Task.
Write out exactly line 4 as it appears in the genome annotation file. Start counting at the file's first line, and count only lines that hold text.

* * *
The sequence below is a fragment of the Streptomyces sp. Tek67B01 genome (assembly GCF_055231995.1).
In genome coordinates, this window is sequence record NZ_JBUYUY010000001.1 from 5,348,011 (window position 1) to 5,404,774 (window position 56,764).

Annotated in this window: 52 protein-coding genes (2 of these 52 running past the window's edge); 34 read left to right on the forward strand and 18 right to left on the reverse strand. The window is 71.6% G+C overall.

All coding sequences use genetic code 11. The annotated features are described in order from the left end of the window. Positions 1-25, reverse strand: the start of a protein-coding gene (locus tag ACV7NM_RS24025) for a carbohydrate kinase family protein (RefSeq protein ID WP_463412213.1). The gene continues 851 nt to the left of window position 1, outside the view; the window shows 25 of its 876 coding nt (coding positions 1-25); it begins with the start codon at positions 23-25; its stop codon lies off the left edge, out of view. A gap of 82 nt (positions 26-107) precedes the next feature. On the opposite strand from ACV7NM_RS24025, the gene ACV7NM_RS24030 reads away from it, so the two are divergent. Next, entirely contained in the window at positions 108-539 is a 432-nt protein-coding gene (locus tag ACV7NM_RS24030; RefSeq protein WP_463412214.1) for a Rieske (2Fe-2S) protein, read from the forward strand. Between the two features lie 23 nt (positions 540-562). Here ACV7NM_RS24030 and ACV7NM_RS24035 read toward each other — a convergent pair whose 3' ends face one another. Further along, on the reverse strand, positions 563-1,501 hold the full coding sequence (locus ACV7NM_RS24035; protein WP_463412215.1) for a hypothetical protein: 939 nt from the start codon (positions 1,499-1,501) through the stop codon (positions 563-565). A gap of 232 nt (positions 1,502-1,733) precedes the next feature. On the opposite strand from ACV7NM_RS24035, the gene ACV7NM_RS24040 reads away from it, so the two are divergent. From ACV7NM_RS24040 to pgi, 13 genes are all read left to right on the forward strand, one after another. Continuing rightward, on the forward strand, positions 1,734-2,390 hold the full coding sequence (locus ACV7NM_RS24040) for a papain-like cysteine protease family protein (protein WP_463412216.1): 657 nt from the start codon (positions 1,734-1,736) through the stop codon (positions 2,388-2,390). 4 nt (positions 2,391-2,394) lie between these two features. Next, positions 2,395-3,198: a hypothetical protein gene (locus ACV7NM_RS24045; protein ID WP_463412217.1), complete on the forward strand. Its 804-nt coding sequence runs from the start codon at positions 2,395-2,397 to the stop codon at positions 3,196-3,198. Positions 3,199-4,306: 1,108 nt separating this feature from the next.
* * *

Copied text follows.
All coding sequences use genetic code 11. The annotated features are described in order from the left end of the window. Positions 1-25, reverse strand: the start of a protein-coding gene (locus tag ACV7NM_RS24025) for a carbohydrate kinase family protein (RefSeq protein ID WP_463412213.1). The gene continues 851 nt to the left of window position 1, outside the view; the window shows 25 of its 876 coding nt (coding positions 1-25); it begins with the start codon at positions 23-25; its stop codon lies off the left edge, out of view. A gap of 82 nt (positions 26-107) precedes the next feature. On the opposite strand from ACV7NM_RS24025, the gene ACV7NM_RS24030 reads away from it, so the two are divergent. Next, entirely contained in the window at positions 108-539 is a 432-nt protein-coding gene (locus tag ACV7NM_RS24030; RefSeq protein WP_463412214.1) for a Rieske (2Fe-2S) protein, read from the forward strand. Between the two features lie 23 nt (positions 540-562). Here ACV7NM_RS24030 and ACV7NM_RS24035 read toward each other — a convergent pair whose 3' ends face one another. Further along, on the reverse strand, positions 563-1,501 hold the full coding sequence (locus ACV7NM_RS24035; protein WP_463412215.1) for a hypothetical protein: 939 nt from the start codon (positions 1,499-1,501) through the stop codon (positions 563-565). A gap of 232 nt (positions 1,502-1,733) precedes the next feature. On the opposite strand from ACV7NM_RS24035, the gene ACV7NM_RS24040 reads away from it, so the two are divergent. From ACV7NM_RS24040 to pgi, 13 genes are all read left to right on the forward strand, one after another. Continuing rightward, on the forward strand, positions 1,734-2,390 hold the full coding sequence (locus ACV7NM_RS24040) for a papain-like cysteine protease family protein (protein WP_463412216.1): 657 nt from the start codon (positions 1,734-1,736) through the stop codon (positions 2,388-2,390). 4 nt (positions 2,391-2,394) lie between these two features. Next, positions 2,395-3,198: a hypothetical protein gene (locus ACV7NM_RS24045; protein ID WP_463412217.1), complete on the forward strand. Its 804-nt coding sequence runs from the start codon at positions 2,395-2,397 to the stop codon at positions 3,196-3,198. Positions 3,199-4,306: 1,108 nt separating this feature from the next.